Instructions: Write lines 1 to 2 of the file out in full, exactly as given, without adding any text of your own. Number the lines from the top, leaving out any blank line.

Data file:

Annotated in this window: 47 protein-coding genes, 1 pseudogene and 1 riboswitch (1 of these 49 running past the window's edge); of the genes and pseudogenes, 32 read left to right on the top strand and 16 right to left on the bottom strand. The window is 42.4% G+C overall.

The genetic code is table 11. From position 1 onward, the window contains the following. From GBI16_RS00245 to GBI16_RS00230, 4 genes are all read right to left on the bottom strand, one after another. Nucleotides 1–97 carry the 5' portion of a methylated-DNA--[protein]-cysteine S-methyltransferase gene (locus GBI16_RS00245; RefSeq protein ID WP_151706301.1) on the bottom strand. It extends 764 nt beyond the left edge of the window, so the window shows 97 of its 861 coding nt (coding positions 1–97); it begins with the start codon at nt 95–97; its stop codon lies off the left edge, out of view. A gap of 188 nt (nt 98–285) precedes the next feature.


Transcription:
Annotated in this window: 47 protein-coding genes, 1 pseudogene and 1 riboswitch (1 of these 49 running past the window's edge); of the genes and pseudogenes, 32 read left to right on the top strand and 16 right to left on the bottom strand. The window is 42.4% G+C overall.

The genetic code is table 11. From position 1 onward, the window contains the following. From GBI16_RS00245 to GBI16_RS00230, 4 genes are all read right to left on the bottom strand, one after another. Nucleotides 1–97 carry the 5' portion of a methylated-DNA--[protein]-cysteine S-methyltransferase gene (locus GBI16_RS00245; RefSeq protein ID WP_151706301.1) on the bottom strand. It extends 764 nt beyond the left edge of the window, so the window shows 97 of its 861 coding nt (coding positions 1–97); it begins with the start codon at nt 95–97; its stop codon lies off the left edge, out of view. A gap of 188 nt (nt 98–285) precedes the next feature.